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4. Interpolations. Transcribers often wrote comments, pious ejaculations and liturgical formulas on the margin of the manuscript. These were sometimes inadvertently copied into the text by a subLord's prayer. Matt. vi: 13, is not found in sequent copyist. The doxology of the either of the great uncials. It is borrowed the temple, I Chron. xxix: 11, and probfrom Soloman's prayer at the dedication of ably crept into later mannscript in this way.

Sometimes

5. Attempted Corrections. transcribers attempted to correct the manuword or an obscure expression they would script they were copying. Meeting a rare conclude that some earlier copyist had made a mistake, and they would attempt to restore the original reading.

belongs to the first part of the fifth century.
3. The Alexandrian Manuscript. This
It is bound in four volumes the first three
containing the Septuagint and the fourth
the New Testament complete and the
epistle of Clement. It was presented to
Charles I in 1628 by Cyril Lucar, patri- cism is a great science.
6. Rules of Criticism. Textual criti-
The following
arch of Constantinople. Cyril brought are recognized as general rules, to each of
the manuscript from Alexandria when he which there are exceptions: (1) The older
was transferred from that *see to Constan- the manuscript the higher its authority.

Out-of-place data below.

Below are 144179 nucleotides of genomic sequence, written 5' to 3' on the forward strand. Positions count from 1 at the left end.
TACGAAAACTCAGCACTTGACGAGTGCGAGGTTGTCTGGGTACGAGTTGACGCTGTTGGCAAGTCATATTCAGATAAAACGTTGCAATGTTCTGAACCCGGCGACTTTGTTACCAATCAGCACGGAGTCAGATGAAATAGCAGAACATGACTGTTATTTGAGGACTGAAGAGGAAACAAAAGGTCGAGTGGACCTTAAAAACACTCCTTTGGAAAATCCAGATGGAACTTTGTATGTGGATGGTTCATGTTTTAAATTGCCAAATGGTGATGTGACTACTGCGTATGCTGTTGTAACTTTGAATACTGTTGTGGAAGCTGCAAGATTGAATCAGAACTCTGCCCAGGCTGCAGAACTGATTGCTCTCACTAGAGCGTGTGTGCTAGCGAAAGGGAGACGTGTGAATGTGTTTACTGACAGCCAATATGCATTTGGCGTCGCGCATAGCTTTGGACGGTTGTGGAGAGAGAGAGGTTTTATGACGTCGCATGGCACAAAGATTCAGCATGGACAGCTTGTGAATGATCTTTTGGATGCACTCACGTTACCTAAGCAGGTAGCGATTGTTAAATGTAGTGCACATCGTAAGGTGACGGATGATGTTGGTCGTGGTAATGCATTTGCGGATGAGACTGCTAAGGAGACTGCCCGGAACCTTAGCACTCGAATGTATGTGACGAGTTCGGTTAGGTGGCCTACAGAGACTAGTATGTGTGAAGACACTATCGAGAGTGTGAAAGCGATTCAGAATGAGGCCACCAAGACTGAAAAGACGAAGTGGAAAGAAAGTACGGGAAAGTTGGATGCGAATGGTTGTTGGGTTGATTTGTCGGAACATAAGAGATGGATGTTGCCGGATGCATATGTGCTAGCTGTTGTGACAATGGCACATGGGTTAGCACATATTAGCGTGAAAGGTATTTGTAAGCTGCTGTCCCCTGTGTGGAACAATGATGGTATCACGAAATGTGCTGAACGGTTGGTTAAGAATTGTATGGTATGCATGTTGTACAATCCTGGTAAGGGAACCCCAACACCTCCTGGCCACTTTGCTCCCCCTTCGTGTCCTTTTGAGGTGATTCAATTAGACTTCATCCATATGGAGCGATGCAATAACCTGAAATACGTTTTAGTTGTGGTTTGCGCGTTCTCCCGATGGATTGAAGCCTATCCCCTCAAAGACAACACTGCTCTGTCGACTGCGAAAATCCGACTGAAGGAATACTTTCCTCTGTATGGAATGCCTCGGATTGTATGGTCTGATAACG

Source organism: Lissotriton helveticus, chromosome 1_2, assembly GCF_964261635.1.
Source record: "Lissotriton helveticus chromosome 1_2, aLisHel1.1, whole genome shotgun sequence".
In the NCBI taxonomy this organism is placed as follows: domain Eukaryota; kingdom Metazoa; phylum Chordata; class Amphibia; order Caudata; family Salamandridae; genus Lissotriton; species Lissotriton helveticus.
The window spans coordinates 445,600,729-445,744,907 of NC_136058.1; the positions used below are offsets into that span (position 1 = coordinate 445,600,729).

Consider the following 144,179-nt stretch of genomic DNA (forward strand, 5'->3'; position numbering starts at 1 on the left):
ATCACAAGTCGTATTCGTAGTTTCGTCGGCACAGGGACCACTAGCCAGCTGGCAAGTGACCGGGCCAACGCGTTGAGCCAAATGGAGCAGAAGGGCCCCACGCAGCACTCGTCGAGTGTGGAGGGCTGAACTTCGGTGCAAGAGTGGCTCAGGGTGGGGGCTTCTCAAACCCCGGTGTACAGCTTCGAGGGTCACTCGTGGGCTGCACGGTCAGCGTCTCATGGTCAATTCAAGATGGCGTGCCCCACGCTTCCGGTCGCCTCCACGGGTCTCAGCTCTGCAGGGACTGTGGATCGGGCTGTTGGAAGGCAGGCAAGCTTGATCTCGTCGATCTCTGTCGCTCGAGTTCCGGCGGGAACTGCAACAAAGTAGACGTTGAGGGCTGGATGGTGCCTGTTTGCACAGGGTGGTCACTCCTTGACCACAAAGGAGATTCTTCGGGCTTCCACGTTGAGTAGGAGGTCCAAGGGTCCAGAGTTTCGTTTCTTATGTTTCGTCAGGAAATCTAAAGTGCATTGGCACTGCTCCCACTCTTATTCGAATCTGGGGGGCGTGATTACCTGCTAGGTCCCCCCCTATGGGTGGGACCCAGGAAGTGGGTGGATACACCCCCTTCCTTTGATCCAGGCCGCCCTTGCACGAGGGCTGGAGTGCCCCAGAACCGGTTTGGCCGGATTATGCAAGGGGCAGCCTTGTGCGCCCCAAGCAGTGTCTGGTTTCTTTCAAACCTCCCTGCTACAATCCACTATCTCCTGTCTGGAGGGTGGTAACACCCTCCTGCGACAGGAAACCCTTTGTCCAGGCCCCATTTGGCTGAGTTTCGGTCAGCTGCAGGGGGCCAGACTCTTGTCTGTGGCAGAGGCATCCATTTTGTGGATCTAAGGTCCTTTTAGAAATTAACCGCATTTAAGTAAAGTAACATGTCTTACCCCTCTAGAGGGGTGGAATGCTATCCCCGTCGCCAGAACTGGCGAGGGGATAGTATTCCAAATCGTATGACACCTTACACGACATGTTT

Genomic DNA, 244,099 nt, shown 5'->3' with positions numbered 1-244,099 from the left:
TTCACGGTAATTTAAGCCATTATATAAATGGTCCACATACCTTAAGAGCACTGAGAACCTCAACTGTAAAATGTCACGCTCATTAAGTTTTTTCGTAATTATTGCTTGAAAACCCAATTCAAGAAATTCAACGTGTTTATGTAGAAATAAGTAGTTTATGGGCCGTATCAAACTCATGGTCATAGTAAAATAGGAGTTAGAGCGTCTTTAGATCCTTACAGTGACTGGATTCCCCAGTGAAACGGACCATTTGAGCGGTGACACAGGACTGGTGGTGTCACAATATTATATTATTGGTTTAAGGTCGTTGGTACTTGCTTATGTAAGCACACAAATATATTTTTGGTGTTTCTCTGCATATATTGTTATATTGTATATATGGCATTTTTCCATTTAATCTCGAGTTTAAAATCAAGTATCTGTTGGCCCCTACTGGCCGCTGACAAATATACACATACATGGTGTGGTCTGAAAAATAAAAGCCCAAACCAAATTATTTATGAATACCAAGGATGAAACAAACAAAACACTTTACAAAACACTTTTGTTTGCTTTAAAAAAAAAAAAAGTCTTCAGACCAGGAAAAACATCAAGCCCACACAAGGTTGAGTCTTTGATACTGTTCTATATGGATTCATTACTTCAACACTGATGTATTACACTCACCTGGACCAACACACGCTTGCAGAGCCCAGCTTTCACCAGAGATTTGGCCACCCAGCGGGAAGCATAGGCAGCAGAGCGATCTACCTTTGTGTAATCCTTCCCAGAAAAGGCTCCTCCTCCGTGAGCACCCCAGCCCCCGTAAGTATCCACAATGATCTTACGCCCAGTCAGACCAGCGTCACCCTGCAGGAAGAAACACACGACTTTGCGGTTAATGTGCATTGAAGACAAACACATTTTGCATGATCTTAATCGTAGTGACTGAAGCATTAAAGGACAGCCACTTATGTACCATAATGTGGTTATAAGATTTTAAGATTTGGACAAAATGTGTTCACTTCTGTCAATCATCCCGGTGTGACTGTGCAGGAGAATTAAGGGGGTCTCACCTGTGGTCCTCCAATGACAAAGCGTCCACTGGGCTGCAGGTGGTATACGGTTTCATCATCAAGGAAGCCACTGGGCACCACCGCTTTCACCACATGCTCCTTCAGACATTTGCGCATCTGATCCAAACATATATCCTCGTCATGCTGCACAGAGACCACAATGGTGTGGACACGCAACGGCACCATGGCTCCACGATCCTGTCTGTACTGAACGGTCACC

tinople. Nothing is known of its previous (2) Of two forms the shorter is probably
history. It is now in the British Museum correct. (3) An unusual, obscure or un-
where it was placed at the formation of grammatical construction is more likely to

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2. The Church at Corinth. During his second missionary tour Paul spent eighteen months at Corinth working at his trade, and being rejected by the Jews preached Christ to the Gentiles.

3. The Epistle About four years later | the church was divided into factions, and some denied the apostolic authority of Paul. The sensualism of the city had crept into the church. This epistle was

written from Ephesus to correct these
evils.

III-DAILY READINGS, I COR. III-IX. MEM
ORY VERSES, I COR. XII: 31, YIII: 1-6.

3. The Vulgate. Greek was gradually dis placed in many provinces by Latin. Hence

Missing the Mark.

In olden times in England they

the need of a Latin version of the Bible.
The Vulgate is the name of the Latin
Bible. The "Old Latin" as it was called used to have a game of firing arrows
was made by unknown hands in North through a ring on the top of a pole.
Africa in the second century. It was re-
vised and carefully compared with the The man that failed to get all the
original H brew ant Greek by Jerome arrows through the ring was called
about 40) A D., at Bethlehem. Vulgate
means common.
"sinner."
Tue name denotes the a